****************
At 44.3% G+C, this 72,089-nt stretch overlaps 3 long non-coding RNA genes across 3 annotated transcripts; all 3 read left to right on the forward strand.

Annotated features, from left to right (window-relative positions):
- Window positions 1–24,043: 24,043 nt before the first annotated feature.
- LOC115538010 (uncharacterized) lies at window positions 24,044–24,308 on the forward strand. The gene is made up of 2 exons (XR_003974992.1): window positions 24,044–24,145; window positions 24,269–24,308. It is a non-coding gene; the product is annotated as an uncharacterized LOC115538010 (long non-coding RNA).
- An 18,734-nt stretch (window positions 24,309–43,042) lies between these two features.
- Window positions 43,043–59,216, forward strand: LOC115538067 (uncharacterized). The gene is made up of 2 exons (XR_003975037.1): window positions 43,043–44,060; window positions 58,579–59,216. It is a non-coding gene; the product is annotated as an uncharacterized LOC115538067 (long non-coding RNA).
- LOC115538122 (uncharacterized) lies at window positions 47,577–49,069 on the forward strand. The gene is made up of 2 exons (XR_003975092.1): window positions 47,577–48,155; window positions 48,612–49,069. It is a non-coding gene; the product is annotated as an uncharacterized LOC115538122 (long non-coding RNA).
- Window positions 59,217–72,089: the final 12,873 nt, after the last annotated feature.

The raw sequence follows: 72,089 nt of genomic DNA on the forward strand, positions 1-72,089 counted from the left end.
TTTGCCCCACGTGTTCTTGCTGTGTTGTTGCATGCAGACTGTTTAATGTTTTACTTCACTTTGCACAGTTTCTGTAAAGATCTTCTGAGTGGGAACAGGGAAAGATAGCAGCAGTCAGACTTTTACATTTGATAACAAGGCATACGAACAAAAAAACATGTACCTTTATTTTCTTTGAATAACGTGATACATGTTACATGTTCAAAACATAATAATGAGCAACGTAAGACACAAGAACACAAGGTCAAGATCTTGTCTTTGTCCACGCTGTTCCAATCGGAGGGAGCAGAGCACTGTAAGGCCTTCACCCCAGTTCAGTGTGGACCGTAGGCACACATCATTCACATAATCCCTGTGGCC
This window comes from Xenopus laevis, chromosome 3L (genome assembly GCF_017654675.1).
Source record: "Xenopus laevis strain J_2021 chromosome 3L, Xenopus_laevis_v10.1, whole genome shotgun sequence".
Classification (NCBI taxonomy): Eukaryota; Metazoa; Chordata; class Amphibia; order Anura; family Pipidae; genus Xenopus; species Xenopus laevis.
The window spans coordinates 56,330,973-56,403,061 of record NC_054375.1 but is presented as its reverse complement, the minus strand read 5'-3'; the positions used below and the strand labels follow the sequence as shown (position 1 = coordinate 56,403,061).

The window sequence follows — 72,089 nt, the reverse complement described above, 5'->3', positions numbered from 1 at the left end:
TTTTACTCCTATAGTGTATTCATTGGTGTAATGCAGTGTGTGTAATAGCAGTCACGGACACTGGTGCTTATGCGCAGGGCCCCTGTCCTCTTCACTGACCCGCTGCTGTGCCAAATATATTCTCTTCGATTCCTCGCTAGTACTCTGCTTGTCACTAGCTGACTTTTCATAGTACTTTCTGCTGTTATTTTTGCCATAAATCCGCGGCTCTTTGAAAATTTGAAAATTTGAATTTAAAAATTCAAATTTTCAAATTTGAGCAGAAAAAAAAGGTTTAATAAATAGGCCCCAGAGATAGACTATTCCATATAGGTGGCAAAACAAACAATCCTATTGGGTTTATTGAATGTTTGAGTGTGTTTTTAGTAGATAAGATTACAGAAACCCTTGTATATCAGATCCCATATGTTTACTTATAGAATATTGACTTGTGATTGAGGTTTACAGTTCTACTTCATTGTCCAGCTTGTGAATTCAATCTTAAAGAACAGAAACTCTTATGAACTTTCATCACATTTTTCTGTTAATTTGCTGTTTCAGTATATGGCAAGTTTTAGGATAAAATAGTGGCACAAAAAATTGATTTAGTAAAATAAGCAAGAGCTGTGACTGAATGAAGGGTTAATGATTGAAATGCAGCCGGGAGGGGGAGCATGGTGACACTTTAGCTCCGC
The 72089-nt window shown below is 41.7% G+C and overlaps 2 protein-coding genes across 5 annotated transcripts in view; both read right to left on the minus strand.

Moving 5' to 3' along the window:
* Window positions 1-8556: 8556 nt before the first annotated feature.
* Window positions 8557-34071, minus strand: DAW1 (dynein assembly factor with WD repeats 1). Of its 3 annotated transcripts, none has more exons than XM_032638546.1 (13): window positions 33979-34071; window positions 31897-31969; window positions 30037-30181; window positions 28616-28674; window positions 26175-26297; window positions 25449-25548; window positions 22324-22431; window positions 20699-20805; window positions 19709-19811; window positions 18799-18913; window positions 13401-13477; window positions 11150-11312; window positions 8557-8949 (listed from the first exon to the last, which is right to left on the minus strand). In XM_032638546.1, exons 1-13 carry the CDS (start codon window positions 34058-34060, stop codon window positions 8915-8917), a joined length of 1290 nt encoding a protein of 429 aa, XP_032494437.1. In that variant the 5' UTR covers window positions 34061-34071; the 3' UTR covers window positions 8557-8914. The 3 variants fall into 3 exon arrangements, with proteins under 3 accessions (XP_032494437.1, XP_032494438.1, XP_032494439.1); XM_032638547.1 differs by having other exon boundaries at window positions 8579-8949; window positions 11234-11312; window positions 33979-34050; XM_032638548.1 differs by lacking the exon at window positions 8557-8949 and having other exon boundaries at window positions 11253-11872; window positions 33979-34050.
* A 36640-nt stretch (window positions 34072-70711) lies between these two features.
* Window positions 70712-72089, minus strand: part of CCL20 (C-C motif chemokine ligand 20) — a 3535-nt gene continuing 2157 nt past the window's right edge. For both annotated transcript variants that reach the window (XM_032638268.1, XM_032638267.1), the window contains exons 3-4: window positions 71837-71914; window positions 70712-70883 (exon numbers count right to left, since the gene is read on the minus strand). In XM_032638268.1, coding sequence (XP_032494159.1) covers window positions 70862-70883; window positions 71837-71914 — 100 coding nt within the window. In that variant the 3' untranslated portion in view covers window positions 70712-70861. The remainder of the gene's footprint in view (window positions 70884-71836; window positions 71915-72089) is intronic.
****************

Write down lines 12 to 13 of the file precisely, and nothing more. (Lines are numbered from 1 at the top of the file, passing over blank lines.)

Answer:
Source record: "Xenopus laevis strain J_2021 chromosome 3L, Xenopus_laevis_v10.1, whole genome shotgun sequence".
Classification (NCBI taxonomy): Eukaryota; Metazoa; Chordata; class Amphibia; order Anura; family Pipidae; genus Xenopus; species Xenopus laevis.